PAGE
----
The northern part of the state, such as in Tallahassee (the capital) and Gadsden County, you’ll find the “hills of Florida” rolling through. Here you’ll also find plenty of sinkholes and caves, even a few waterfalls. Much of the northern portion of the state is filled with subtropical and pine forests, with live oaks and the occasional maple tree sprinkled in. Coastal plains with sandy beaches and many islands, swamps, marshlands, and bayous make up most of the state’s remaining terrain.

Wildlife in Florida

West Indian Manatee in Crystal River

Manatees were mistaken by explorers in Florida as mermaids. Or at least, that’s how the legends go.

©Tomas Kotouc/

While many folks think of Florida as home to a big cartoon mouse named Mickey, the real wildlife here is diverse and intriguing. You could run into

Fun Facts About Florida

Orange fruit

Florida Oranges are just one of the many exports that Florida produces. Florida is also the tomato capital of the world.


  • Florida has over 660 miles of beaches.
  • Florida’s capital city is Tallahassee, located in “North Florida” the region where the state is most “southern” in culture. The Georgia state line is less than a 30-minute drive away, though!
  • Many famous folks have lived in Florida, including Ernest Heminway, Zora Neale Hurston, Ariana Grande, and Janet Reno.
  • Florida’s Key West contains the southernmost point of the contiguous United States. You can visit a decorative pillar there where you may take photos.
  • The oldest inhabited city within the United States rests along the eastern coast of Florida: St. Augustine. The city was settled by Spaniards in 1565.
  • Florida has the longest coastline in the continental United States, with 825 miles of coast.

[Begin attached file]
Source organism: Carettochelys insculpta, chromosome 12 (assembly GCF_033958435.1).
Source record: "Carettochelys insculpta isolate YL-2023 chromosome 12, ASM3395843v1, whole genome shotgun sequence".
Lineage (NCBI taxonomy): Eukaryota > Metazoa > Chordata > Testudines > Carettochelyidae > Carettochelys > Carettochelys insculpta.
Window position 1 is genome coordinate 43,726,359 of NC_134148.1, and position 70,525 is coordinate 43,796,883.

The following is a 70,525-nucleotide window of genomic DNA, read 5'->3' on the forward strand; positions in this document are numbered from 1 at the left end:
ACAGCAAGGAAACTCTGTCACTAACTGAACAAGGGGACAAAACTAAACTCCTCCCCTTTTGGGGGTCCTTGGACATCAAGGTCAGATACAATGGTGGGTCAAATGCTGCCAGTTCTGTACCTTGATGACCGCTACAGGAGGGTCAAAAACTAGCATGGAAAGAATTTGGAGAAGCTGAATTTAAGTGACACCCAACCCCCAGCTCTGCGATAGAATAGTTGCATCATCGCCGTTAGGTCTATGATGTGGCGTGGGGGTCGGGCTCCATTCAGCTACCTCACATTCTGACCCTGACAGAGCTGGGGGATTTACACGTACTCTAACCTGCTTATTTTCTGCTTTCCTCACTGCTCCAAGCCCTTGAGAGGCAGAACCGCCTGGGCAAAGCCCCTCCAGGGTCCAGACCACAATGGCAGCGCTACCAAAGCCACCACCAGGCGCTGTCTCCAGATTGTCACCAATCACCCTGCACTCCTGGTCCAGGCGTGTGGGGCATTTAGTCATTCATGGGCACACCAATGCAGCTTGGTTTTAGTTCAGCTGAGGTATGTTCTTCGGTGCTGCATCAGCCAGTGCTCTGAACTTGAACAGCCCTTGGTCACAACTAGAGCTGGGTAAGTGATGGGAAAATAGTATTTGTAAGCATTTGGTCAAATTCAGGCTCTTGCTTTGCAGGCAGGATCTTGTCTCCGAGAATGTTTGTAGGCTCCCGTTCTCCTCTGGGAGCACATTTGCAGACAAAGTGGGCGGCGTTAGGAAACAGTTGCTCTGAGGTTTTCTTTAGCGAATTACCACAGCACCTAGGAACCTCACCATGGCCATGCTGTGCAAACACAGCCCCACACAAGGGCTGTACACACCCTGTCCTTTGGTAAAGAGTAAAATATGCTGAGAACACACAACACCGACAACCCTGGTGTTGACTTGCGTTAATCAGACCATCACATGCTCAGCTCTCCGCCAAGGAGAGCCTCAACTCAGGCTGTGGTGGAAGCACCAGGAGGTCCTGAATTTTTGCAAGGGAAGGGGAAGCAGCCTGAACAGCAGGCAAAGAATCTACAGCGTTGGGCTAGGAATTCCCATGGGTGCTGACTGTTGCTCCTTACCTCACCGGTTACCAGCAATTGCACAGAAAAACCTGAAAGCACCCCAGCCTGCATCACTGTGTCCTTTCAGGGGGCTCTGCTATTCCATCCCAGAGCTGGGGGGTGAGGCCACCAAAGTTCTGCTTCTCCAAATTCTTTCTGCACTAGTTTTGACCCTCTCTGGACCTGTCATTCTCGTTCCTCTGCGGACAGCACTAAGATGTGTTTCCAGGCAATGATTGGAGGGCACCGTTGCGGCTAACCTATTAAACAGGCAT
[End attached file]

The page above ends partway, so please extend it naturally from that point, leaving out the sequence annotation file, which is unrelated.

• Only Florida borders both the Gulf of Mexico and the Atlantic Ocean.
  • Florida contains more than 7,700 lakes!
  • The only place in the world where both crocodiles and alligators co-exist in the same ecosystem is in the Florida Everglades.
  • Florida should be called the Citrus capital. In fact, it produces more than 70% of the country’s oranges.
  • On January 1, 1914, the world’s first scheduled commercial passenger flight occurred in Florida. The flight took off from St. Petersburg and landed in Tampa.
  • Wherever you may land in Florida, you are literally never more than 60 miles from the nearest body of water.

The photo featured at the top of this post is © Susan Rydberg/ via Getty Images

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About the Author

Sandy Porter is a writer at A-Z Animals primarily covering house garden plants, mammals, reptiles, and birds. Sandy has been writing professionally since 2017, has a Bachelor’s degree and is currently seeking her Masters. She has had lifelong experience with home gardens, cats, dogs, horses, lizards, frogs, and turtles and has written about these plants and animals professionally since 2017. She spent many years volunteering with horses and looks forward to extending that volunteer work into equine therapy in the near future. Sandy lives in Chicago, where she enjoys spotting wildlife such as foxes, rabbits, owls, hawks, and skunks on her patio and micro-garden.